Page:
Enemies, Shepherds, and Divine Promises

May 12, 2019


One of the first passages from the Bible that children learn is the 23rd Psalm. The Lord is my shepherd, I shall not want. This Psalm stays with us through adulthood. For many, this is a passage chosen for memorial services. But why this Psalm? What makes it so important to us that we take the time to memorize it, to commit it to memory, and to recite it in times of trouble? While it may not seem so on the surface, this Psalm is revolutionary, anti-capitalist, counter-cultural, and just plain subversive.

As a child learning this passage, I had no idea of the ramifications of this text, much less any deeper meaning than God wants us to be happy and peaceful, and to not be afraid. This, combined with a few Hail Marys, and an “Our Father” were sure to get me through whatever standardized test, trip to a dark basement, or bad dream was bothering me in my youth. It’s almost become clique in Christian circles to cite this as a favorite scripture, but as is the case with most of our oft-quoted or beloved scripture passages, the actual meaning and purpose can stand in contrast to the general feeling of familiarity and peacefulness it brings up.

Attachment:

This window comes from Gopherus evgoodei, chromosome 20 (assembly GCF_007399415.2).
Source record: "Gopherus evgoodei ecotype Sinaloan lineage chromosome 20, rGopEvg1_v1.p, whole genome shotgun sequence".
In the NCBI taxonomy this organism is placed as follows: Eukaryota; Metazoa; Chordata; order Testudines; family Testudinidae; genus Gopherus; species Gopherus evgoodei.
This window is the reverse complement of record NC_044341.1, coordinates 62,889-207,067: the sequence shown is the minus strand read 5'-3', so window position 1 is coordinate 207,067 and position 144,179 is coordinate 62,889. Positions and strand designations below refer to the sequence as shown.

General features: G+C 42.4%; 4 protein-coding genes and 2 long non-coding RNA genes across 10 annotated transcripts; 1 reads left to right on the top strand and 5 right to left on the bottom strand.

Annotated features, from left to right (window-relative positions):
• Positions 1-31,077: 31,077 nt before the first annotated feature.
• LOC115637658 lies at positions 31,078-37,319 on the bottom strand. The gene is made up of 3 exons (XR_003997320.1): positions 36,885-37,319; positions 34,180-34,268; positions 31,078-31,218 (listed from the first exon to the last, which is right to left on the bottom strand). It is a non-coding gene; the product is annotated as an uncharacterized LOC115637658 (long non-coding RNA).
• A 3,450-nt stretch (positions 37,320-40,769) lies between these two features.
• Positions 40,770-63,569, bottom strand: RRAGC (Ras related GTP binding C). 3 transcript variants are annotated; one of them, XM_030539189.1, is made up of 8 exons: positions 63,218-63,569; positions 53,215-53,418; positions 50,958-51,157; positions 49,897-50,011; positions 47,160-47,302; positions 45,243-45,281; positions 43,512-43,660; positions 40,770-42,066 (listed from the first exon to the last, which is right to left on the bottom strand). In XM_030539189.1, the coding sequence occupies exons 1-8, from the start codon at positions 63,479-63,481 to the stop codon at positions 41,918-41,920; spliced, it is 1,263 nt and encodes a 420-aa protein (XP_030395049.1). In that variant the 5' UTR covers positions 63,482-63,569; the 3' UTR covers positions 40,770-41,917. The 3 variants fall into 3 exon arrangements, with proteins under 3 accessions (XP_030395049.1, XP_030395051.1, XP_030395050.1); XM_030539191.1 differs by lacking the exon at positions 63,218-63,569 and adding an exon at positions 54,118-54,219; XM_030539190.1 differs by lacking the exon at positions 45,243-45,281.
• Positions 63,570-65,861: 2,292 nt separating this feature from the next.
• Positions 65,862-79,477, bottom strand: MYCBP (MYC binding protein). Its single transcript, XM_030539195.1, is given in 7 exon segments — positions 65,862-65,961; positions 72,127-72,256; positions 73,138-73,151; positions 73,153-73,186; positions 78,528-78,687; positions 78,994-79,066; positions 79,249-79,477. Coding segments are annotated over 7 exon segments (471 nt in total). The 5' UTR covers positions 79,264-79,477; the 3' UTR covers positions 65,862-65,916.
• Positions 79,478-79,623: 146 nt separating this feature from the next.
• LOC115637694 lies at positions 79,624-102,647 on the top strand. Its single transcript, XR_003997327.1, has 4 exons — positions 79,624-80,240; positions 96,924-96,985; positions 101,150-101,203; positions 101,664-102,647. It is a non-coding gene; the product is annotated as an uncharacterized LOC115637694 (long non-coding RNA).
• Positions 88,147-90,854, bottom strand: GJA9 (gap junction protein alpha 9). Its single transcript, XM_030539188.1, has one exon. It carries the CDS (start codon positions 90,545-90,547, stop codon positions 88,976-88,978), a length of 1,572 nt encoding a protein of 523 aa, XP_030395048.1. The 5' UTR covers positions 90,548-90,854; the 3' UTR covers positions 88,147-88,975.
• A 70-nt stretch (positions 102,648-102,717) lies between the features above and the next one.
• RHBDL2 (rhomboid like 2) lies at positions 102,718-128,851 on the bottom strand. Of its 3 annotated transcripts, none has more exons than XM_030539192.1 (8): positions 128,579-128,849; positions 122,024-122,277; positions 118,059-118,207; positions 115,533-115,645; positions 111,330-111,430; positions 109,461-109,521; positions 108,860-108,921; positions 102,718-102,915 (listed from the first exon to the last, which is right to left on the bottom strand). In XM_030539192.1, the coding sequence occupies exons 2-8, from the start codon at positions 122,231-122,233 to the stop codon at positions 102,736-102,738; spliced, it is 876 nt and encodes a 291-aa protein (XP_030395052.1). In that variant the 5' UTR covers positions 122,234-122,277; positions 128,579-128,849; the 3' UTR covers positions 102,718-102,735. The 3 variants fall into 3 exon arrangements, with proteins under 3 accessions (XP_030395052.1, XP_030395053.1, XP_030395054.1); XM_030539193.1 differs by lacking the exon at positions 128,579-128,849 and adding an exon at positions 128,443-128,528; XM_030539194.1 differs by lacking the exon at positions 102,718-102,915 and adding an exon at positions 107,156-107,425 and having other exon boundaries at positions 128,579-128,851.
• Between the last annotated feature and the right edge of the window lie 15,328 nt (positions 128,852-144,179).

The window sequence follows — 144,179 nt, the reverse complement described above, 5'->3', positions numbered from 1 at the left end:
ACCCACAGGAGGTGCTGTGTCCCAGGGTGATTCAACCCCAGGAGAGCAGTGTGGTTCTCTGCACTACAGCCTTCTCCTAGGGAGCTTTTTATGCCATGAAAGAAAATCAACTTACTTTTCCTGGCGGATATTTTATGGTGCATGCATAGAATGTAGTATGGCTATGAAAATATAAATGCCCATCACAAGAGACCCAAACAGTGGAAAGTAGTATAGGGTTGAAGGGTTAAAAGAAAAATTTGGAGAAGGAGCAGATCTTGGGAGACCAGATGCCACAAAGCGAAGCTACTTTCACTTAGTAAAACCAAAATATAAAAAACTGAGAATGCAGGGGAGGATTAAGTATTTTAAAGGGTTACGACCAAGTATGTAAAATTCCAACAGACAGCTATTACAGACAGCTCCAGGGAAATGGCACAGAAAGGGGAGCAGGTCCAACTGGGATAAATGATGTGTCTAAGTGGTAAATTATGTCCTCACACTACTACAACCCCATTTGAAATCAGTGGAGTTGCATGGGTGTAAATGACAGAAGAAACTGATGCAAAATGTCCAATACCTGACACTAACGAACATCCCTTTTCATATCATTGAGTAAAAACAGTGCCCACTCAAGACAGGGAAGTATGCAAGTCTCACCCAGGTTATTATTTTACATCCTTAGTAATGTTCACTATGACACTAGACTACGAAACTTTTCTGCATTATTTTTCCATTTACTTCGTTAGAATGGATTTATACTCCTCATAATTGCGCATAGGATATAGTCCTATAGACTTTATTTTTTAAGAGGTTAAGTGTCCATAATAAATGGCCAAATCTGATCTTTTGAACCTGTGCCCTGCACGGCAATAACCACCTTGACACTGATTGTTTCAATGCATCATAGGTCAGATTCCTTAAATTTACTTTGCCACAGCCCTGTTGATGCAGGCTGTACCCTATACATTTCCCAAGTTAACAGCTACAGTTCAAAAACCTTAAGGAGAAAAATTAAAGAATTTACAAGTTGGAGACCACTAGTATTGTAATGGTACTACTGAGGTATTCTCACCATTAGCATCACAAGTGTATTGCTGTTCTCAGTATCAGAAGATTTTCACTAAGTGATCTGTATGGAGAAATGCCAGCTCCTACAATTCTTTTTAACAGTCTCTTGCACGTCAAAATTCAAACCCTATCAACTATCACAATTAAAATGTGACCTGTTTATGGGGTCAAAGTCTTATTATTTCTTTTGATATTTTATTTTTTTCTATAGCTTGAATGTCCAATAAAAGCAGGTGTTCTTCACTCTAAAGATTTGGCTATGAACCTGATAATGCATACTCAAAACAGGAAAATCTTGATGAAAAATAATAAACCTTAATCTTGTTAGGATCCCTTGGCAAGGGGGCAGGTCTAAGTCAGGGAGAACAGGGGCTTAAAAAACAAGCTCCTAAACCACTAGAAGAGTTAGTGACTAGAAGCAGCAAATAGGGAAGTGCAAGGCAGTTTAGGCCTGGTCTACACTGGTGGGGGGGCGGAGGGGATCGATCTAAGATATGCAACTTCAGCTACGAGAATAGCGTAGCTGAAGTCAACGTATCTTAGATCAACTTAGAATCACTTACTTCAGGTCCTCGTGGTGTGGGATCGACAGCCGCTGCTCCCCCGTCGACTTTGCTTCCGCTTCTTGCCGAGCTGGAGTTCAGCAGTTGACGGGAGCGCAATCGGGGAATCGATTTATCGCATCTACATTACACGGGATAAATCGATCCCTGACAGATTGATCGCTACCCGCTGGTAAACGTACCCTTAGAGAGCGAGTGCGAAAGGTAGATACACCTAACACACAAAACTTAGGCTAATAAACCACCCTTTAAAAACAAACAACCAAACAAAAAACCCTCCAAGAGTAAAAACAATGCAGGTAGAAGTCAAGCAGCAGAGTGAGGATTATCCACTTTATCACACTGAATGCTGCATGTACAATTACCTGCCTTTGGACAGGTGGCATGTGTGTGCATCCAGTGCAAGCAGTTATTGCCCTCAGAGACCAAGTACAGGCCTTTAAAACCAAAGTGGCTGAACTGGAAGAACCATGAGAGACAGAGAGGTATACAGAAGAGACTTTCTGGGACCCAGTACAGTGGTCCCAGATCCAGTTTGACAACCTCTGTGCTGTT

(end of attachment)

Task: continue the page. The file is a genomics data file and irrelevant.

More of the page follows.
Bible References

  • Psalm 23:1 - 6